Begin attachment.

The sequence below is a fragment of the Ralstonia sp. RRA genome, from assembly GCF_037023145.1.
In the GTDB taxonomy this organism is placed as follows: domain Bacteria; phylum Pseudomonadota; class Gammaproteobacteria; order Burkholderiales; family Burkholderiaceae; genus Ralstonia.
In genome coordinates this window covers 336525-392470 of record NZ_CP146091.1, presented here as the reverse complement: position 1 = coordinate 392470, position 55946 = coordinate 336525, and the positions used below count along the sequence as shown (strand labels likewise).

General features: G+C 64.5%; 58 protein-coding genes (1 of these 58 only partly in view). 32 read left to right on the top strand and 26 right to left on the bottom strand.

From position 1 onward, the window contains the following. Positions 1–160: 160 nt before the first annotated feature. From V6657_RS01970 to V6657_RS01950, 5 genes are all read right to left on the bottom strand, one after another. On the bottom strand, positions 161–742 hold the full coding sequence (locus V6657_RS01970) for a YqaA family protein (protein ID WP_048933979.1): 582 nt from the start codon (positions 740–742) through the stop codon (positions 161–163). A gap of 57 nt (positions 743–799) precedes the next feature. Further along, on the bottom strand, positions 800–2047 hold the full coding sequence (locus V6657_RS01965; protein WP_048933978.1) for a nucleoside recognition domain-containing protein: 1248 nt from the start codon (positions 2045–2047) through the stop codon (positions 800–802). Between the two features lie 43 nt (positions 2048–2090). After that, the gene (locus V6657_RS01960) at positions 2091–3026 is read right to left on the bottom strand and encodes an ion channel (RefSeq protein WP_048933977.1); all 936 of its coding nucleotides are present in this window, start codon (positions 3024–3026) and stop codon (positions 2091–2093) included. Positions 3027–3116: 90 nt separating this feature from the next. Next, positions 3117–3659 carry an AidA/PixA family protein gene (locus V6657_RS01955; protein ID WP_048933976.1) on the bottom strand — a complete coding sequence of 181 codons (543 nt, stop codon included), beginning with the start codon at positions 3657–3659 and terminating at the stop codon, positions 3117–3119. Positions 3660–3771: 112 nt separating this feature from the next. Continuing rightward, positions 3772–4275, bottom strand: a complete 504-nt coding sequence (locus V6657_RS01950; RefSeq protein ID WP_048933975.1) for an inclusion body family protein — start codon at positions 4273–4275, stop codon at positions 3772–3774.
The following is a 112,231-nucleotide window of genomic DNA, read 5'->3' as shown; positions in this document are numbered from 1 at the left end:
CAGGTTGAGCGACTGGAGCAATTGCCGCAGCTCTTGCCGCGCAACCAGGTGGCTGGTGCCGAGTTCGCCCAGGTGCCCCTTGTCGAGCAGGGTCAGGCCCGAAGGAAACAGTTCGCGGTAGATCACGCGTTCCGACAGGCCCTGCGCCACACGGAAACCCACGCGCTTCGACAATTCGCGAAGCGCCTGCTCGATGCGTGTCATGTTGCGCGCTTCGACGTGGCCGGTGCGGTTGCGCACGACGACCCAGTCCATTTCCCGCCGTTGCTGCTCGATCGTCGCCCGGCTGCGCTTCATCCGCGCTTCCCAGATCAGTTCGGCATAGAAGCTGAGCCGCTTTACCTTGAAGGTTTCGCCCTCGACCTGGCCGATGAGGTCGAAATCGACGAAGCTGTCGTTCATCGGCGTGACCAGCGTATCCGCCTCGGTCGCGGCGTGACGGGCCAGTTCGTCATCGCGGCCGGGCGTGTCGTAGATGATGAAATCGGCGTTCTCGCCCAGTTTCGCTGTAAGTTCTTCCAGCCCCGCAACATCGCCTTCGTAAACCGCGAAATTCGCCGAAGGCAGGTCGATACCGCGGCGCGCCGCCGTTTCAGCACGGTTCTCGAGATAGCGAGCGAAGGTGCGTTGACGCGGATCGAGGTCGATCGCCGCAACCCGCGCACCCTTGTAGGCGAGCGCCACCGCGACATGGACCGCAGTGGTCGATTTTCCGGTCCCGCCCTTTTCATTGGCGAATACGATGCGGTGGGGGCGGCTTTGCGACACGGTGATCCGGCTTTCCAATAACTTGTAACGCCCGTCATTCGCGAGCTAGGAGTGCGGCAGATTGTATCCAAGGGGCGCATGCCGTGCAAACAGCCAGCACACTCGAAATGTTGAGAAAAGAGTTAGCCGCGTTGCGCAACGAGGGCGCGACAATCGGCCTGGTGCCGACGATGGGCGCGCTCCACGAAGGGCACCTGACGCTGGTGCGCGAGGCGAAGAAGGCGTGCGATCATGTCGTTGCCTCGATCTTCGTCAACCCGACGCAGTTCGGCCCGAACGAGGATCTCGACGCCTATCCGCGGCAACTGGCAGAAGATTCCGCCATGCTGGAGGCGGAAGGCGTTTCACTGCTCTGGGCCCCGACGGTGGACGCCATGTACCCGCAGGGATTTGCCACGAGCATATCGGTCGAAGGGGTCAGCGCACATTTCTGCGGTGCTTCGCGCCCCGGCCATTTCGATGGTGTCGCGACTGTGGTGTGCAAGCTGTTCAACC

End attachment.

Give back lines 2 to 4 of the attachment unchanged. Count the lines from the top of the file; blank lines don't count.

In the GTDB taxonomy this organism is placed as follows: domain Bacteria; phylum Pseudomonadota; class Gammaproteobacteria; order Burkholderiales; family Burkholderiaceae; genus Ralstonia.
In genome coordinates this window covers 336525-392470 of record NZ_CP146091.1, presented here as the reverse complement: position 1 = coordinate 392470, position 55946 = coordinate 336525, and the positions used below count along the sequence as shown (strand labels likewise).

General features: G+C 64.5%; 58 protein-coding genes (1 of these 58 only partly in view). 32 read left to right on the top strand and 26 right to left on the bottom strand.